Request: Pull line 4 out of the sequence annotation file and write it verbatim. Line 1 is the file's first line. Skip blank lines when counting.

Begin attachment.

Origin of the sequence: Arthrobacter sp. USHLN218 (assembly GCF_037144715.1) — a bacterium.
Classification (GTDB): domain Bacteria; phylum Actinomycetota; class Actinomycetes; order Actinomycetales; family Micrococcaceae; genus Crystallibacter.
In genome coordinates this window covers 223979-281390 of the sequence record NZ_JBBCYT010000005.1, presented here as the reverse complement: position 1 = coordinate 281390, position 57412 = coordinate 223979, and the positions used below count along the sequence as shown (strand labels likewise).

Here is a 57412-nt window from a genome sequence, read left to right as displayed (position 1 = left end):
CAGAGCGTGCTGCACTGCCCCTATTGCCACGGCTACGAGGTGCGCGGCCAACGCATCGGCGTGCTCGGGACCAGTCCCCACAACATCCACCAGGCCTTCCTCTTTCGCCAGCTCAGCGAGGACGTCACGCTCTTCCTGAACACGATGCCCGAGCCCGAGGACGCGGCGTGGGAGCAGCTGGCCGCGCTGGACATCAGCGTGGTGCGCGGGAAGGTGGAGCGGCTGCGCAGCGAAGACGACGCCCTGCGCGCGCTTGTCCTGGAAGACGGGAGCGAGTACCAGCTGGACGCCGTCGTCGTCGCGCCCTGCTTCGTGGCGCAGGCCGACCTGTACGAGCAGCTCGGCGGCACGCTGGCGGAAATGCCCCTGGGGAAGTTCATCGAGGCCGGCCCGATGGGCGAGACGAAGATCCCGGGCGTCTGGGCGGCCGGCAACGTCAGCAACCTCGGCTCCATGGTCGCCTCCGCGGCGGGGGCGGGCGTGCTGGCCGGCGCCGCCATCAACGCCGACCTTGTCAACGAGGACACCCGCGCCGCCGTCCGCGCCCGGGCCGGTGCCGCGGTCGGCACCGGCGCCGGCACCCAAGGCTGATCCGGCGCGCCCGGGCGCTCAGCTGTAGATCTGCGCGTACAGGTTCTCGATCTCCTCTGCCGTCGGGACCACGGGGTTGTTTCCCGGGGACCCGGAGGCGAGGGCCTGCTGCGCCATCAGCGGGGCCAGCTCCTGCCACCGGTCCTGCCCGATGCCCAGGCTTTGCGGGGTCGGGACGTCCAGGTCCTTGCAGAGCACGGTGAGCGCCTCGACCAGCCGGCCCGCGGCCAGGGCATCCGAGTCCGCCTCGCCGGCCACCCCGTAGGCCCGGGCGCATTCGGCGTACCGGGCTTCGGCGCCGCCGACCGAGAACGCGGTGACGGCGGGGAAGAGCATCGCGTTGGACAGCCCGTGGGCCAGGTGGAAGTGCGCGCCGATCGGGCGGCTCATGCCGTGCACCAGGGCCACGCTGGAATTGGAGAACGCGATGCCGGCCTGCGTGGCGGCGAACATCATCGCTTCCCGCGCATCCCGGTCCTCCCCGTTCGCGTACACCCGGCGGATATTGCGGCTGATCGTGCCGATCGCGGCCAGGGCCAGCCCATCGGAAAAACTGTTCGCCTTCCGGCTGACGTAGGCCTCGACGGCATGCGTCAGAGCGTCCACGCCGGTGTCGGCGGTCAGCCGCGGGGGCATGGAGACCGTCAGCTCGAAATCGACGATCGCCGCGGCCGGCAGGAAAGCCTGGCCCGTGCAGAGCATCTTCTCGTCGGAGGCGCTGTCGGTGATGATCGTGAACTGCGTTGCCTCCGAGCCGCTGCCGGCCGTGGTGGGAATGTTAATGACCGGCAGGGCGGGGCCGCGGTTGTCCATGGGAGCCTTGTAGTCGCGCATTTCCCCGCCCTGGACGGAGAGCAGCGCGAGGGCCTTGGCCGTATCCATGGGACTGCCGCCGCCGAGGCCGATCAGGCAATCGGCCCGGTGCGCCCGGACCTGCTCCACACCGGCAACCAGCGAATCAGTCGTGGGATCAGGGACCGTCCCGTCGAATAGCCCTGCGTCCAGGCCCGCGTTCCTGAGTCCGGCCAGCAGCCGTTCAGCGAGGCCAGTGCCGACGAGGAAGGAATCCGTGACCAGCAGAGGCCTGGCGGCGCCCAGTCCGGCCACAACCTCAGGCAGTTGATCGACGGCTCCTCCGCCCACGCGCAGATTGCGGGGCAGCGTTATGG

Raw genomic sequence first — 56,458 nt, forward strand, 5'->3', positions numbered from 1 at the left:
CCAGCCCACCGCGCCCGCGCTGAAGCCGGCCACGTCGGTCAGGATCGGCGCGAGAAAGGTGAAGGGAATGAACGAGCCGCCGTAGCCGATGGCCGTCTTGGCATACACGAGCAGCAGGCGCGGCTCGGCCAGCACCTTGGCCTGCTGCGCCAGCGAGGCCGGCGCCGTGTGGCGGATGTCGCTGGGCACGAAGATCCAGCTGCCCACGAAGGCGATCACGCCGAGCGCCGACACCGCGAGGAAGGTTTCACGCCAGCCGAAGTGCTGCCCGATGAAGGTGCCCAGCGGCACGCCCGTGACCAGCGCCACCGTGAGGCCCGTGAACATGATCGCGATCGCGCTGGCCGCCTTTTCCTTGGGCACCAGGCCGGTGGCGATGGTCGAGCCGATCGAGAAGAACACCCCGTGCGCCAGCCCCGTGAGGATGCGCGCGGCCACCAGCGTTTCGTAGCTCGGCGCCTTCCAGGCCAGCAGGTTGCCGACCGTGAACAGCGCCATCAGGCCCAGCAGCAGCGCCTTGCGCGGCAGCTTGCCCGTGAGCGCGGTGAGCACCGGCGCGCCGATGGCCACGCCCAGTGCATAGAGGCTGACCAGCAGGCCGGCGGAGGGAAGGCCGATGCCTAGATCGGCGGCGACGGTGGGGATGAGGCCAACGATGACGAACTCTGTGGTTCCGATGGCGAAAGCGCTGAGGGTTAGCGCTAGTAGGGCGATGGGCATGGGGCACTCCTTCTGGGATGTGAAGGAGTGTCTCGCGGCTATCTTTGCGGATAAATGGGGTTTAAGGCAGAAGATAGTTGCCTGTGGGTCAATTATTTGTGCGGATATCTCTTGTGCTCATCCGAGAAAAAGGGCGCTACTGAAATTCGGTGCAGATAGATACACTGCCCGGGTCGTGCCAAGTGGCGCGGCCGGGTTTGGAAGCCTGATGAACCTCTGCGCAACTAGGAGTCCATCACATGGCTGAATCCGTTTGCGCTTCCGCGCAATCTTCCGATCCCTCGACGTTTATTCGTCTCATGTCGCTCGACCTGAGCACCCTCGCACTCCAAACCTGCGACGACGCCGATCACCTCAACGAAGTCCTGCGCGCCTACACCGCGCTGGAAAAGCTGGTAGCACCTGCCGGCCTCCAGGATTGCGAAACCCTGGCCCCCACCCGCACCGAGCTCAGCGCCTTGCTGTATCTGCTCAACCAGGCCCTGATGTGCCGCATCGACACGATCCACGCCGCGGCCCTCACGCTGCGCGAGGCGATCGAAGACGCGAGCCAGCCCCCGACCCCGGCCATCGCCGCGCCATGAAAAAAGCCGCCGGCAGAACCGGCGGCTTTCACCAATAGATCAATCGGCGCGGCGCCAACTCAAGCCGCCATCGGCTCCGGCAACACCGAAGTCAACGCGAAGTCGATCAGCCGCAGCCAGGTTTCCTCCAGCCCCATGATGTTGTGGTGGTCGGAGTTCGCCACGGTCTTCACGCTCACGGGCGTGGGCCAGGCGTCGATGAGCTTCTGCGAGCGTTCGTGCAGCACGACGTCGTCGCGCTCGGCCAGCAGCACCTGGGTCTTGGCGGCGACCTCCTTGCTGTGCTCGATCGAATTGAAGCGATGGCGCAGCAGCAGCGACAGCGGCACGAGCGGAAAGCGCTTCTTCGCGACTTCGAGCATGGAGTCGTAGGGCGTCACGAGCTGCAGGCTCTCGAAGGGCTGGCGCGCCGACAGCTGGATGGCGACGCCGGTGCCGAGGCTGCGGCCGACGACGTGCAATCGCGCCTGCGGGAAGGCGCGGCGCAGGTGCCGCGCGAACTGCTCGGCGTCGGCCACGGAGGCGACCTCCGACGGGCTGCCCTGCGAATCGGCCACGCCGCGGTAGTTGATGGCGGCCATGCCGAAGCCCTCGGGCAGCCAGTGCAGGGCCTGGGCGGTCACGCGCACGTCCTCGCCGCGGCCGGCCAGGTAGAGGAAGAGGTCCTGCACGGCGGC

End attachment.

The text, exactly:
Here is a 57412-nt window from a genome sequence, read left to right as displayed (position 1 = left end):